A team of researchers from Yale University, the University of Oviedo in Spain, the Galapagos Conservancy, and the Galapagos National Park Service has sequenced and analyzed the genomes of Lonesome George — the iconic last member of the Pinta Island tortoise (Chelonoidis abingdonii) — and the Aldabra giant tortoise (Aldabrachelys gigantea), and identified new candidate genes and pathways that may underlie the extraordinary characteristics of these iconic species, including their development, gigantism and longevity.
Giant tortoises are among the longest-lived vertebrate animals and, as such, provide an excellent model to study traits like longevity and age-related diseases.
However, genomic and molecular evolutionary information on these tortoises is scarce.
To obtain such data, Yale University researcher Adalgisa ‘Gisella’ Caccone and co-authors conducted genetic analysis of DNA from two long-lived giant tortoises: Lonesome George — the last representative of Chelonoidis abingdonii, endemic to the island of Pinta (Galapagos islands, Ecuador) — and an individual of Aldabrachelys gigantea, endemic to the Aldabra Atoll and the only extant species of giant tortoises in the Indian Ocean.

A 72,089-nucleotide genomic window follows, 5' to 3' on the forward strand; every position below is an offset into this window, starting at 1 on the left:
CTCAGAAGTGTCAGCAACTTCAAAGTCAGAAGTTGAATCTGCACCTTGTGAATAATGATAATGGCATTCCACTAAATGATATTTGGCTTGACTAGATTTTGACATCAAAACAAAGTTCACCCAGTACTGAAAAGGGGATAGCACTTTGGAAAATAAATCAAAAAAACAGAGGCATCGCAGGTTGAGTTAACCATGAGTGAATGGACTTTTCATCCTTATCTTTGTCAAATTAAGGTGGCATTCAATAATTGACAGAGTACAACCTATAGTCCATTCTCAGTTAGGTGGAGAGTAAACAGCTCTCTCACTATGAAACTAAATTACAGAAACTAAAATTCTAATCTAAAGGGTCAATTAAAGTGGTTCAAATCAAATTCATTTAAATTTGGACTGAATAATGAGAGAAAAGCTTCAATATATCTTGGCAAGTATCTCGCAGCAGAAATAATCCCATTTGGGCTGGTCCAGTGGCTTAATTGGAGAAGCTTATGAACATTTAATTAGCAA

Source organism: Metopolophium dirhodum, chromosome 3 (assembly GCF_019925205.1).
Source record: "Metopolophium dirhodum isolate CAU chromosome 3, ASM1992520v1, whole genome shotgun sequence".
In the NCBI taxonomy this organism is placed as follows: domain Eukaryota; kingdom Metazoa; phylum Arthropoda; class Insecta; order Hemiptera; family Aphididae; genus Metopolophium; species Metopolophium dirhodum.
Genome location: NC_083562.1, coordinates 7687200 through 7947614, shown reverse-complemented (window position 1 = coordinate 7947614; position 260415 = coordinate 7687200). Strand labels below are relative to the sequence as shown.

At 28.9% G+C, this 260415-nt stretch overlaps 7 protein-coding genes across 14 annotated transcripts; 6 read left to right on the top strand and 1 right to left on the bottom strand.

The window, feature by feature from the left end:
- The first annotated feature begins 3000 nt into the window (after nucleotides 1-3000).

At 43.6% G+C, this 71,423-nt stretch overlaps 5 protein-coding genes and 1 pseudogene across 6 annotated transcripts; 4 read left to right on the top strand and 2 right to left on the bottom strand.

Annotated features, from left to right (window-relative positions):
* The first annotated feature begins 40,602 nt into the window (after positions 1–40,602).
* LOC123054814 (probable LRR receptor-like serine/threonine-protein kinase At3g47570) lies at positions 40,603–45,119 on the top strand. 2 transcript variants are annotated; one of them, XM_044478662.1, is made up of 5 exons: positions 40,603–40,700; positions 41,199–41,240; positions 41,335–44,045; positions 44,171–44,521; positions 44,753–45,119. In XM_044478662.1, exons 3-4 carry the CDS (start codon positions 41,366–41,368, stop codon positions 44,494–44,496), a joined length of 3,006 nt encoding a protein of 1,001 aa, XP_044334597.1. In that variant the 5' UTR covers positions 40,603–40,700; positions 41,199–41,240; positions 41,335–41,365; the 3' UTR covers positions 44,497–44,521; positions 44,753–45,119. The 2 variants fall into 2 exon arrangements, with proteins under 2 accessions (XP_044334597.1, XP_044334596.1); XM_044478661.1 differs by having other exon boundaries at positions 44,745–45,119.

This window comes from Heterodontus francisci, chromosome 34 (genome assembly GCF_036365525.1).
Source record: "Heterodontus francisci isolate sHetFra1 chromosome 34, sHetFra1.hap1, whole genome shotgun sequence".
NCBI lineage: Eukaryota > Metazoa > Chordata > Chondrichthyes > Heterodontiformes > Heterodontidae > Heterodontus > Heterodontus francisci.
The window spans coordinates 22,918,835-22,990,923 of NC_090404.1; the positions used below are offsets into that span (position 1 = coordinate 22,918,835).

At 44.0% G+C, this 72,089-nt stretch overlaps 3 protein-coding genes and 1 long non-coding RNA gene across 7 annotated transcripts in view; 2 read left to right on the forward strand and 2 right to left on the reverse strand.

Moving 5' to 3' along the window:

“Lonesome George is still teaching us lessons,” Dr. Caccone said.
“In 2010, I began sequencing the whole genome of Lonesome George to study evolution of the tortoise population on the Galapagos.”
“University of Oviedo’s Dr. Carlos Lopez-Otin analyzed these data and other species of tortoises to look for gene variants associated with longevity.”
The researchers found that the giant tortoises possessed a number of gene variants linked to DNA repair, immune response, and cancer suppression not possessed by shorter-lived vertebrates.
“We had previously described nine hallmarks of aging, and after studying 500 genes on the basis of this classification, we found interesting variants potentially affecting six of those hallmarks in giant tortoises, opening new lines for aging research,” Dr. Lopez-Otin said.
The findings appear in the journal Nature Ecology Evolution.
Víctor Quesada et al. Giant tortoise genomes provide insights into longevity and age-related disease. Nature Ecology Evolution, published online December 3, 2018; doi: 10.1038/s41559-018-0733-x